Intelligent Design

Two cheers for Darwinian evolution . . . and for the ether

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In the Scopes trial appellate opinion, Tennessee Supreme Court Justice Chambliss noted that Scopes’ lawyers prominently featured this statement from Prof. E. N. Reinke of Vanderbilt University: “The theory of evolution is altogether essential to the teaching of biology. . . . To deny the teacher of biology the use of [evolution] would make his teaching as chaotic as an attempt to teach . . . physics without assuming the existence of the ether.” (Go here. Didn’t Einstein’s fundamental work predate the Scopes trial by two decades?)

It’s comforting to realize that critics of ID like Eugenie Scott, Ken Miller, and Daniel Dennett stand on the shoulders of such towering intellects as Prof. Reinke.

3 Replies to “Two cheers for Darwinian evolution . . . and for the ether

  1. 1
    Red Reader says:

    Dr. Dembski wrote:
    “It’s comforting to realize that critics of ID like Eugenie Scott, Ken Miller, and Daniel Dennett stand on the shoulders of such towering intellects as Prof. Reinke.”

    Yes. Einstein’s theory had been out about as long relative to the Scopes trial as ID has been out relative to the Dover trial. And it wasn’t that people didn’t know about Einstein’s theory: it was either that the didn’t understand it or they didn’t like it.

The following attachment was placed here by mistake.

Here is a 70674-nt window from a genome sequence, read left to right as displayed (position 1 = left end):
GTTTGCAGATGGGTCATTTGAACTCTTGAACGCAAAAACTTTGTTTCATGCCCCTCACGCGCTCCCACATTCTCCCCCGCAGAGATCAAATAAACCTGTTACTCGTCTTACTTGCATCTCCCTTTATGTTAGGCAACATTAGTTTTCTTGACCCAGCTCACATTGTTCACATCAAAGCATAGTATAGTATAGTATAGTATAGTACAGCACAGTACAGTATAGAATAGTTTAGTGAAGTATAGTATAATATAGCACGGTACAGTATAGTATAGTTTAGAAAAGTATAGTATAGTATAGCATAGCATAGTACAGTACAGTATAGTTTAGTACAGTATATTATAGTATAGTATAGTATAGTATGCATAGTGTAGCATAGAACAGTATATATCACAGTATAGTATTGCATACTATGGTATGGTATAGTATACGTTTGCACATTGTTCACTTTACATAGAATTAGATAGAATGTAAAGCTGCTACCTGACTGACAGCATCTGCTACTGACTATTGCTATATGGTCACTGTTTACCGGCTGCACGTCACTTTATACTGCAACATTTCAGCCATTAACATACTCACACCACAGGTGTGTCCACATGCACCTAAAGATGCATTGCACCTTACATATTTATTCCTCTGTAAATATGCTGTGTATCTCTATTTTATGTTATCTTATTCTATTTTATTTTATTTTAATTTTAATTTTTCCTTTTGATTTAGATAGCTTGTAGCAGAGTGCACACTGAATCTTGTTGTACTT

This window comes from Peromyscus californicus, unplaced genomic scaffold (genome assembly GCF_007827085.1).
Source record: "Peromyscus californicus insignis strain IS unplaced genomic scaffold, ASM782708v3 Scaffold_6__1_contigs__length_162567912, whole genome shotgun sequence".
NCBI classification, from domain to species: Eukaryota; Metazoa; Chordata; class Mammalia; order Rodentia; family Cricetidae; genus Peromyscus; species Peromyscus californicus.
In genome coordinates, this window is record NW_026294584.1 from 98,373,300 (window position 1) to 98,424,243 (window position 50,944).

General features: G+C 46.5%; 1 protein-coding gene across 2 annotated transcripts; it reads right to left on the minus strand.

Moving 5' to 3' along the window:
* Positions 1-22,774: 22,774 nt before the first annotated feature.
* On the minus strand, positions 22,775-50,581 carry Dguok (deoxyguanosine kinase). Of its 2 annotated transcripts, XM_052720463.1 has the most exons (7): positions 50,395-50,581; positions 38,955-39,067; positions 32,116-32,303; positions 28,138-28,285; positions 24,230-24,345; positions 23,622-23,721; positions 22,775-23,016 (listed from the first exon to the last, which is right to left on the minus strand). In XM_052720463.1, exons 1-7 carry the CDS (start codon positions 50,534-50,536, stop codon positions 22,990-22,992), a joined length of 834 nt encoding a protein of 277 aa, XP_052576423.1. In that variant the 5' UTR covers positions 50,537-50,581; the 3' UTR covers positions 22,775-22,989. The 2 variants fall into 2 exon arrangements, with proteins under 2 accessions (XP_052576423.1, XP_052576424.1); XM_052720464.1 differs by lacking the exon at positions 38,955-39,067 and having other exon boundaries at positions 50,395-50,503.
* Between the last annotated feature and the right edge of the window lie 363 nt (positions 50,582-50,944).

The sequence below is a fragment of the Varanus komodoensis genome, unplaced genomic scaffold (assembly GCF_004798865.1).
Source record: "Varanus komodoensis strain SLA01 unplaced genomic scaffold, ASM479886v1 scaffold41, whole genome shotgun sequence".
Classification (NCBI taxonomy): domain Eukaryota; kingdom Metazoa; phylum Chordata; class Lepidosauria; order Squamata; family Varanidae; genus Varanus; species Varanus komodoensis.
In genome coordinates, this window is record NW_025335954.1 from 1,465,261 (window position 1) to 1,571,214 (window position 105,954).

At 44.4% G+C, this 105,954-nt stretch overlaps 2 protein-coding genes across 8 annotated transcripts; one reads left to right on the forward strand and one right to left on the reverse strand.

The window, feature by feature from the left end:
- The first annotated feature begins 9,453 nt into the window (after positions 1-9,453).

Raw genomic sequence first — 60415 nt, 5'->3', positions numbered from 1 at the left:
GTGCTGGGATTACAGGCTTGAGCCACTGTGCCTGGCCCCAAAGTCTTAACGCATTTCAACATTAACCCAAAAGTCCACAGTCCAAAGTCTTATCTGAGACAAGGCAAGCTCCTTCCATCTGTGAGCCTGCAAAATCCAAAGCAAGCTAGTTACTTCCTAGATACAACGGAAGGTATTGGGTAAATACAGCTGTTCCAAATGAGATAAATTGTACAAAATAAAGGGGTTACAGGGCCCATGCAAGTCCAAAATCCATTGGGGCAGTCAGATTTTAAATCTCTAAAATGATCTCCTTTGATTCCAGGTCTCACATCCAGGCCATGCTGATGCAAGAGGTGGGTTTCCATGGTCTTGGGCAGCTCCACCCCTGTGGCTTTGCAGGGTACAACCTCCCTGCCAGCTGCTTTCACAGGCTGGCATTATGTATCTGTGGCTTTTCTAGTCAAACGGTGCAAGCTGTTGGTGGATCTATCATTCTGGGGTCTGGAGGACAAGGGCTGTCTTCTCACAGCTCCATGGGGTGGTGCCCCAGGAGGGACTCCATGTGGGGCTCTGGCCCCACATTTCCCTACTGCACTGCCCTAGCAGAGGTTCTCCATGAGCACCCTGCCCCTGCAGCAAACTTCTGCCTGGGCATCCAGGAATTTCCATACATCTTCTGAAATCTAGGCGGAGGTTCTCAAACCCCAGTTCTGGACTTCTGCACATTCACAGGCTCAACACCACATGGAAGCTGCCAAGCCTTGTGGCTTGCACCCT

2. 2
    jasonng says:

    And yet now we realize how absurd it was to invent some nonexistant thing to explain away something deemed unacceptable by physicists of the time.

  3. 3
    jimbo says:

    The ether wasn’t absurd at all – it was a resaonable hypothesis at the time, given the then known properties of electromagnetic waves. Now, quantum mechanics and relativity ARE absurd – and so is the idea that some invisable, unknown intelligent agent designed something like the bacterial flaggellum. Unfortunately for us, the universe doesn’t always accomodate our own definations of absurdity…

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